Life In The ‘Hood, Diary of a Backyard Birder: January

The Christmas tree and decorations have been put away, the happy chaos of dinner parties and visits with family and friends has died down and our house is settling into its normal routines as a new year begins. My morning bird walks are crisp and chilly as I wade through puddles of yellow, orange and golden leaves in our neighborhood parks and streets, but the days quickly warm to a comfortable 65 degrees, allowing me to stay longer. The sky is a different blue in January, more intense and luminous than in the shimmering heat of the summer. This is winter in Arizona and I love it; it’s the perfect time for birding.

My mind is on the woodpecker and its relatives; they seem to be everywhere! In Verrado, year-‘round residents like the Gila (pronounced heela) Woodpecker keep me entertained with their loud, insistent squawks. In the winter we also get a number of visiting Picidae (pronounced piss-a-day), a diverse family of birds found on five continents that includes woodpeckers, sapsuckers and flickers. These birds have a propensity for boring into wood with chisel-like beaks, making them the target of many an angry human who has had to repair damage to the exterior of buildings. The anger is understandable, I suppose, but it is unfortunate that these beautiful birds have to take the rap (pun intended) simply for doing what comes naturally.

A male Ladder-backed Woodpecker drilling into the trunk of a tree.

Some of you may be familiar with these birds, having watched a woodpecker hammer away at the trunk or branch of a tree, chips flying, as it excavates a nest cavity or digs for tasty beetles. But have you ever wondered: How does this bird pound with all that force without getting a headache or doing severe damage to its body?

Specialized Adaptations

A woodpecker's head strikes with at least 1,000 times the force of gravity and several specialized adaptations contribute to its ability to absorb that shock. To start with, it has a sharp beak that pierces into the wood rather than abruptly stopping, as well as a spongy cartilage at the base of the beak to absorb the force of all that hammering. Other modifications are strong neck muscles and a thick skull, which is protected from the concussive force of drumming by a narrow space around the brain to absorb the shock.

All woodpeckers use drumming to proclaim territory and attract mates, and each species can often be identified by the length and speed of the drumming, as well as changes in tempo, frequency or intensity. However, I have yet to achieve that particular skill level of bird identification!

To protect their eyes from all the debris flying around, woodpeckers have a translucent third eyelid called a nictitating membrane that cleanses and protects the eye, while maintaining visibility, something akin to wearing safety goggles. The membrane also acts as a kind of "seat belt” so the retina doesn't tear.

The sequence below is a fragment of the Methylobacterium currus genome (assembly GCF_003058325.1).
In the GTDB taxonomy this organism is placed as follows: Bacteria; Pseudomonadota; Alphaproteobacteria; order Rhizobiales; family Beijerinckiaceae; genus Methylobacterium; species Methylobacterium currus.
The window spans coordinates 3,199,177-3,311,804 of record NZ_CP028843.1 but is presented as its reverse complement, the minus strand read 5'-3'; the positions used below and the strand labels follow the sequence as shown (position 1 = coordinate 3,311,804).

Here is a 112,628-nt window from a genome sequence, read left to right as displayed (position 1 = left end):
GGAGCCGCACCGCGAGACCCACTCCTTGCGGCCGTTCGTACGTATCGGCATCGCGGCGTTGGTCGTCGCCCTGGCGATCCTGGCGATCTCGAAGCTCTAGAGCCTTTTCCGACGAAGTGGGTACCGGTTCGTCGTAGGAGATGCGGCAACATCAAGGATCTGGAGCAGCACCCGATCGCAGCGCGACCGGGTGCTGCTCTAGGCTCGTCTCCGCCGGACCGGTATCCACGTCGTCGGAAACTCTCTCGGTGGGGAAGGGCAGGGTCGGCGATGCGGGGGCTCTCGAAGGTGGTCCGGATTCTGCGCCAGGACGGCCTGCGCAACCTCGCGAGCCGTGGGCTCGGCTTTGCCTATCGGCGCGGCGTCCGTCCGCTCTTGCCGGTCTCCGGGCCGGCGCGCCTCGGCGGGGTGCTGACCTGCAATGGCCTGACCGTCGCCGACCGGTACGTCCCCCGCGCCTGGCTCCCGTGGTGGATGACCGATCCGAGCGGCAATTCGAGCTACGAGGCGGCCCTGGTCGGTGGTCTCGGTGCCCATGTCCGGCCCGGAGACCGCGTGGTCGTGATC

Illustration by Denise Takahashi

Woodpecker tongues vary according to species, but all are long and narrow and have an assortment of barbs near the tip, which allows the bird to extend its tongue far out of its bill to reach food in deep crevices or holes. Storage of such a long tongue when it's not in use can be problematic, but a woodpecker's tongue is supported by a series of bones that wrap around the jaw and over the top of the head, inserting into the right nostril in some cases. Woodpeckers also produce large amounts of sticky saliva that coat the tongue, enhancing their ability to capture insects.

Gila Woodpecker

A male Gila Woodpecker uses its powerful neck muscles and a chisel-like beak to bore into a palm tree. Females and juveniles lack the red crown.

This is the woodpecker my friends in Arizona will recognize. Gila Woodpeckers are by far the most common and, in my opinion, noisiest species of the Picidae family here. They are the rock star drummers of the bird rhythm section, flamboyantly banging out their mating and territorial message on any rain gutter, building, air vent or telephone pole they can find, each carefully selected for its resonating quality. They glean insects from bark, probe into holes in dead wood and gather food from the ground.

Acorn Woodpecker

A striking black-and-white bird, the female Acorn Woodpecker (left) is very similar to the male except for a black patch between her white forehead and red crown. Juveniles are similar to males, but with a dark eye (right).

Acorn Woodpeckers are the circus clowns, traveling in gregarious groups, dressed in their flashy harlequin costumes, topped with a red cap and outlandish facial makeup. They raucously bounce from tree limb to tree limb, flying at death-defying speed through the tree tops, laughing and calling to one another and stopping only briefly to gather acorns or look for insects. Unlike the monogamous and solitary Gila, Acorn Woodpeckers are highly social and polygamous, with both males and females competing vigorously during breeding season.